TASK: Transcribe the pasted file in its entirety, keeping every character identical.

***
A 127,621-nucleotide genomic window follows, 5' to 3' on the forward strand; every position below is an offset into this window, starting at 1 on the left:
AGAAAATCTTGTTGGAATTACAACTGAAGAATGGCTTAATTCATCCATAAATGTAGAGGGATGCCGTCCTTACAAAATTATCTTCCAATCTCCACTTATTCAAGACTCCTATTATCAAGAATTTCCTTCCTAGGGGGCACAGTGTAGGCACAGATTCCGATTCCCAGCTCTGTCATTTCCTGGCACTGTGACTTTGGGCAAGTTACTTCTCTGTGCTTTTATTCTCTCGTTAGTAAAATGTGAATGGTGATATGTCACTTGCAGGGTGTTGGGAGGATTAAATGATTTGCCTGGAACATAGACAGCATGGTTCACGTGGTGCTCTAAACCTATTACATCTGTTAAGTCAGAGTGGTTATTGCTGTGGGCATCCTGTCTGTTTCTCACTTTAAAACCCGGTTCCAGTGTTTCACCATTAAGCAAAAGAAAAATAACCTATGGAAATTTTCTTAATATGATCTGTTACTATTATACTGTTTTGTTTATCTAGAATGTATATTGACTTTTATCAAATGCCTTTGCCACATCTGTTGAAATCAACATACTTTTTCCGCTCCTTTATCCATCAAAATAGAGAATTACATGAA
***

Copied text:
A 127,621-nucleotide genomic window follows, 5' to 3' on the forward strand; every position below is an offset into this window, starting at 1 on the left:
AGAAAATCTTGTTGGAATTACAACTGAAGAATGGCTTAATTCATCCATAAATGTAGAGGGATGCCGTCCTTACAAAATTATCTTCCAATCTCCACTTATTCAAGACTCCTATTATCAAGAATTTCCTTCCTAGGGGGCACAGTGTAGGCACAGATTCCGATTCCCAGCTCTGTCATTTCCTGGCACTGTGACTTTGGGCAAGTTACTTCTCTGTGCTTTTATTCTCTCGTTAGTAAAATGTGAATGGTGATATGTCACTTGCAGGGTGTTGGGAGGATTAAATGATTTGCCTGGAACATAGACAGCATGGTTCACGTGGTGCTCTAAACCTATTACATCTGTTAAGTCAGAGTGGTTATTGCTGTGGGCATCCTGTCTGTTTCTCACTTTAAAACCCGGTTCCAGTGTTTCACCATTAAGCAAAAGAAAAATAACCTATGGAAATTTTCTTAATATGATCTGTTACTATTATACTGTTTTGTTTATCTAGAATGTATATTGACTTTTATCAAATGCCTTTGCCACATCTGTTGAAATCAACATACTTTTTCCGCTCCTTTATCCATCAAAATAGAGAATTACATGAA